A Finance Ministry official confirmed that experts from the two ministries are examining how the establishment of a military shipbuilding industry would concretely contribute to the Israeli economy. Once the two ministries can agree on benchmarks, he said, more detailed discussions will begin over how, if at all, the Treasury can contribute some advanced funding. “The idea is to find a formula whereby the Treasury can provide upfront funding in the form of a no-interest loan to MoD,” an industry executive in Tel Aviv said.
Merkava-Based Funding Model
Meanwhile, Navy and civilian defense officials have started to explore ways in which U.S. FMF funding can be applied to the program. U.S. regulations allow Israel to convert some 26 percent of its annual aid into shekels to finance local projects. But most of those funds over the next several years already have been earmarked for high-priority programs, including the Barak-8 air and ship defense system and the MF-STAR multifunction radar planned for the new ships. Sources here cite Israel’s indigenous Merkava main battle tank as a prospective acquisition model. Although the tank is built in Israel from locally developed technologies and subsystems, hundreds of millions of FMF dollars have been used over the years to finance the program.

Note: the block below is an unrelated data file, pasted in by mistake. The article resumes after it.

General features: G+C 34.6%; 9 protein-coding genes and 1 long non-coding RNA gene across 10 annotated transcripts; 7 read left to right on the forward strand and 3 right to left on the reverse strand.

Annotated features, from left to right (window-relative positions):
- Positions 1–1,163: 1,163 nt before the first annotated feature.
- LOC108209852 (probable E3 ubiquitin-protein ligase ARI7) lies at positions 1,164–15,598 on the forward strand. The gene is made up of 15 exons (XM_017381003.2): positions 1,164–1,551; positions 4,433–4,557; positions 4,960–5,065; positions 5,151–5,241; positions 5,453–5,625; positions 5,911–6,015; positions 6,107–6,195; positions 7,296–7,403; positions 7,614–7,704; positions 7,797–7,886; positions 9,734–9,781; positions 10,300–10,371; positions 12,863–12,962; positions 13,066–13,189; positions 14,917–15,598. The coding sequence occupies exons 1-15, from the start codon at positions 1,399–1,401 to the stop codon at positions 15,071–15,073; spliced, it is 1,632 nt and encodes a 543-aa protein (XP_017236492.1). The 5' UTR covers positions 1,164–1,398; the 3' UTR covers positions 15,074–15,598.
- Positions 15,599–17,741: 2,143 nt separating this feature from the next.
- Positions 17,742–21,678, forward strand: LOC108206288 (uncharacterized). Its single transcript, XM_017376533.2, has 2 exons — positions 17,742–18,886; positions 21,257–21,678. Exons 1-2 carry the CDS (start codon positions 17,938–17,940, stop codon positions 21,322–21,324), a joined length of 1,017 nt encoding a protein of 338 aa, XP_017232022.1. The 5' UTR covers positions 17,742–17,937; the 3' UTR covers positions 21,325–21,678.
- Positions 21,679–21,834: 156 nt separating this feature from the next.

Items purchased with U.S. aid include steel, other raw materials and the German-designed diesel engine co-produced in the United States by General Dynamics Land Systems and MTU. MoD is exploring a similar U.S.-based co-production arrangement that would allow FMF funding of the Meko ship’s MTU1168 engine, sources here said. “It’s doable,” a Pentagon source said. “Direct Commercial Contract guidelines allow them to use FMF to fund U.S. content on non-U.S. platforms.” A U.S. export license official noted, however, that as with the export-restricted Merkava, U.S. content gives Washington control over export sales.